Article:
Picking up from where I had left last time, I am boundlessly happy to tell you that the change and everything connected to it has finally borne fruit. I have moved into a new house with my flat mates from university accommodation! It is ridiculoulsy close to the university, and a dream to look at! I will let the pictures do the talking –
the reception opens into the kitchen.
the two bedrooms are large enough, fitted with wardrobes and separate heaters.
December has indeed been a month filled with a lot of madness. Having decided to move out of the univ accomms, Srini had started looking for places for a long time. But English property laws seem to be unkind to students. All of the property agents and landlords have a clause for renting their houses – “NO CATS, DOGS, STUDENTS AND SMOKERS.”
How ridiculous can that get! They seem to have developed an idea that all students are interested in making a mess of the house, not paying rent on time, and generally giving everyone a tough time. Therefore, anyone with an academic bent of mind and purpose should be slotted in with the cats and dogs.
I had not paid much attention to the house hunt as I was sure Srini would come up with something. And also, I had a lot of friends coming over in the Christmas break. All hell broke loose when Srini came to my room on the third of January. He had a message from the accommodations office that we would have to vacate our rooms the next day as our replacements had arrived! Radhika had come over, and was shocked (to say the least!) on hearing this. I had given her an idea about me moving out. But she did not expect it to happen right then! She then immediately changed her ticket back to York to the next day. I felt a bit disgruntled about her leaving in such a hurry. But it was fair too. Because she would have to tag along with me to Ameya’s place (as was the plan), an idea that she was not too comfortable with. So, she left the next morning.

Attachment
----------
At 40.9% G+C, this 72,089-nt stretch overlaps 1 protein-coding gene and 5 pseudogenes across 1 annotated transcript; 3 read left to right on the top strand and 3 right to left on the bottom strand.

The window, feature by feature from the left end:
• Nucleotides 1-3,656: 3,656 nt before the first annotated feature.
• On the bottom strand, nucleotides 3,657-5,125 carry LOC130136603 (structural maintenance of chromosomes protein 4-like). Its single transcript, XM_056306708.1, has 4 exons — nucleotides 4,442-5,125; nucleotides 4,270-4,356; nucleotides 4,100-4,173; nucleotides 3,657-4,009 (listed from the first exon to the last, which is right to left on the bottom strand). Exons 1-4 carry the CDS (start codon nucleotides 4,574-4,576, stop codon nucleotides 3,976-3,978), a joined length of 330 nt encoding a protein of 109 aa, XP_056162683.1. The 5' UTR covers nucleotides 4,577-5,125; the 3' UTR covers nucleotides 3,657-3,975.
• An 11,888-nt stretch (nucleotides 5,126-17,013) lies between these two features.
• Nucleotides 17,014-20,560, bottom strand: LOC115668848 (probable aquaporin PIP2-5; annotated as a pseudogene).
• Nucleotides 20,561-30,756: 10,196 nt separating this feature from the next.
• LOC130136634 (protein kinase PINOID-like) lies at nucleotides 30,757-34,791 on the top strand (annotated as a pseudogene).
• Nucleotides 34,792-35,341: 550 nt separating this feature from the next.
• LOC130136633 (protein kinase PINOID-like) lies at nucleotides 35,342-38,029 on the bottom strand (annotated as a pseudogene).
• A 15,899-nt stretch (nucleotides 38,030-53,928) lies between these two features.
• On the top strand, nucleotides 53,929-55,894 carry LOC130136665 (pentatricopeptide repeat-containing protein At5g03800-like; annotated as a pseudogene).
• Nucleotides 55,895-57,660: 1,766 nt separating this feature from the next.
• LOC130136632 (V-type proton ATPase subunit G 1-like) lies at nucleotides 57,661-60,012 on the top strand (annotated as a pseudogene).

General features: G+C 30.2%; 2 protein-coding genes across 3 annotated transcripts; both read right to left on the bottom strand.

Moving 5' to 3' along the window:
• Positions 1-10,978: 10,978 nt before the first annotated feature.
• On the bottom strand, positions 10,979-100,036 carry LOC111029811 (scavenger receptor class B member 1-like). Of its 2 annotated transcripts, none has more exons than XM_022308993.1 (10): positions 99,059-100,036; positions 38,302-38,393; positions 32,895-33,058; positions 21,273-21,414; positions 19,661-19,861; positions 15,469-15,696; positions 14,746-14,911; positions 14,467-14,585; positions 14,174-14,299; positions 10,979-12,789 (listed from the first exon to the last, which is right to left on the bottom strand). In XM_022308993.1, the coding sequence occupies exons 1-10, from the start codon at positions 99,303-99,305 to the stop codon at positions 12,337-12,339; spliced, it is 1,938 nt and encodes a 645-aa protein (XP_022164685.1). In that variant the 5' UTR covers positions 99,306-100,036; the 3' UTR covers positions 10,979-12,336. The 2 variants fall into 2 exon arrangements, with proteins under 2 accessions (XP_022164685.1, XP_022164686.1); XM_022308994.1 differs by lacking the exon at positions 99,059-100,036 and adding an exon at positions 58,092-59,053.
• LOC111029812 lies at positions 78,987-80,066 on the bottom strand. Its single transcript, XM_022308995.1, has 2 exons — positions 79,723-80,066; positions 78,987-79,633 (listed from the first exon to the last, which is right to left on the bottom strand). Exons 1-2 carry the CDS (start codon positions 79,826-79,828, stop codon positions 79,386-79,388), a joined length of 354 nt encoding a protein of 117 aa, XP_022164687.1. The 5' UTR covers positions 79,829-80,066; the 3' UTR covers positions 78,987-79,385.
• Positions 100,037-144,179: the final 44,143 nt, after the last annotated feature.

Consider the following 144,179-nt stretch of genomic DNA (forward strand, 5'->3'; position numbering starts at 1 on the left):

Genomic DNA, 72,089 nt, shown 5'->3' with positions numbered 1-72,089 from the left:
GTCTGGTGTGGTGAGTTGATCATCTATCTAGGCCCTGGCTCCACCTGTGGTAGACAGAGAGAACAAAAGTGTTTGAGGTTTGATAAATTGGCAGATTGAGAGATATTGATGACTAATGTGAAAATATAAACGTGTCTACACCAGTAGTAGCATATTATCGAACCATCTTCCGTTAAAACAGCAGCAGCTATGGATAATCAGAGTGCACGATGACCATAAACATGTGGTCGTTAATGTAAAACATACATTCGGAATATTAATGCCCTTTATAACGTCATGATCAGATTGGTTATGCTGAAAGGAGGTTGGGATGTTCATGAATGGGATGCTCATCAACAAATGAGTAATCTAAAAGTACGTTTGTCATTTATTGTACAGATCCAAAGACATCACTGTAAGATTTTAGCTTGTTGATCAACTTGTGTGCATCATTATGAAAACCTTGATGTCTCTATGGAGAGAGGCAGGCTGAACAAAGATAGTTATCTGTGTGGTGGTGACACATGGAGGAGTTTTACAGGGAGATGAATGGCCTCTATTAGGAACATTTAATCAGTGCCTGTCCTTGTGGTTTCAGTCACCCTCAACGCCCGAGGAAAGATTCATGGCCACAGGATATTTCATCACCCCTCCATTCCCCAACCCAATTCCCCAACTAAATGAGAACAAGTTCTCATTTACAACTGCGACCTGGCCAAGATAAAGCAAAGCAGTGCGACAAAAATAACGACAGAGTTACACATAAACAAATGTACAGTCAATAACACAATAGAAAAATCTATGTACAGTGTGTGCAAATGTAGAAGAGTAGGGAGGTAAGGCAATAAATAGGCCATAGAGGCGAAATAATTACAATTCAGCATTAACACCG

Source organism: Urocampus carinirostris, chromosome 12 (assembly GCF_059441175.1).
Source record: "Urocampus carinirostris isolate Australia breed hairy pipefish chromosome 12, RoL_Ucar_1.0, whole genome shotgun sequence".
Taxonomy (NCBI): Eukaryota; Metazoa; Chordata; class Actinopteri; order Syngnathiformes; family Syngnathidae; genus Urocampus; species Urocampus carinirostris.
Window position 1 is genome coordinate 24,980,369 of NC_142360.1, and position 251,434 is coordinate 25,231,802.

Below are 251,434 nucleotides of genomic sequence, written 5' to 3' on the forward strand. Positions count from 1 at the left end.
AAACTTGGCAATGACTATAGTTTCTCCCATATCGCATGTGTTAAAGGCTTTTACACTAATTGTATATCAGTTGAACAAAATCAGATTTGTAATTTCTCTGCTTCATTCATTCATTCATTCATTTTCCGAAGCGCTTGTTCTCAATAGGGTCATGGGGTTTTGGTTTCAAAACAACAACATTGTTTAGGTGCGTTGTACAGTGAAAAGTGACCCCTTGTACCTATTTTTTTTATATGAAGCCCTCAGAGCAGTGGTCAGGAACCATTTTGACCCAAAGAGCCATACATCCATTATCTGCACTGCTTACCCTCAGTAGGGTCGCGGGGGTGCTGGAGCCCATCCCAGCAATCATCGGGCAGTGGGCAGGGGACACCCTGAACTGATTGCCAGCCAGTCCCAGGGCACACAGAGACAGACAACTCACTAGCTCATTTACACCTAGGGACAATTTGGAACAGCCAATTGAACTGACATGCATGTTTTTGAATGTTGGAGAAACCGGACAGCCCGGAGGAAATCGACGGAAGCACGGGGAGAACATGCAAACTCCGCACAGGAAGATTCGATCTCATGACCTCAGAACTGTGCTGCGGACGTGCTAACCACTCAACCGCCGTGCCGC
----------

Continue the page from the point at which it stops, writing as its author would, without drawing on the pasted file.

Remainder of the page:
Panic took over the initial disbelief. I packed my bags, which did not take much time. Srini and Priyanka had done half of theirs in anticipation. The biggest problem was that all offices were closed and everyone had gone out for Christmas. We could not approach anyone who could give us a house to shift in to. As it is, the vacation had been bleak for me (save for the great time I had with all my guys coming over). I had expected Christmas to be all fun and fireworks anc celebrations in the streets. But the streets were all deserted and empty. It was a quiet as a funeral everywhere. Bombay does not celebrate like this! Damn! Bombay celebrates every bloody festival, regardless of religion. Out streets are alive every single moment. And that is what I hate about this place. It is full of people. But it is not alive.
All packing done, we called up Ameya. He was, as always, welcoming and extremely helpful. He said we could come over and stay as long as we wanted. Srini then called up a cab to help us move. And they sent a tiny little car which would have toppled over if I put my monster of a bag in it! So that one went away to be replaced by a nice 9 seater Volkswagen Caravel or something. Mr. Leow was the driver, who was very chatty and helpful. He kept saying that his vehicle was not for moving. He took nice proper English families for picnics to Richmond Park. Bah!! Nevertheless, we started towards Ameya’s place, the van full of luggage, and Leow telling us how evil landlords and property agents are!
Srini and I put in our bags at 30, Windmill Lane (Ameya and gang’s house). There are already six people staying there. With our 27 bags in, it started looking like a refugee camp from one of those really dreary war movies! But when you are with people whose hearts are much bigger than the place to keep bags, there was no problem at all!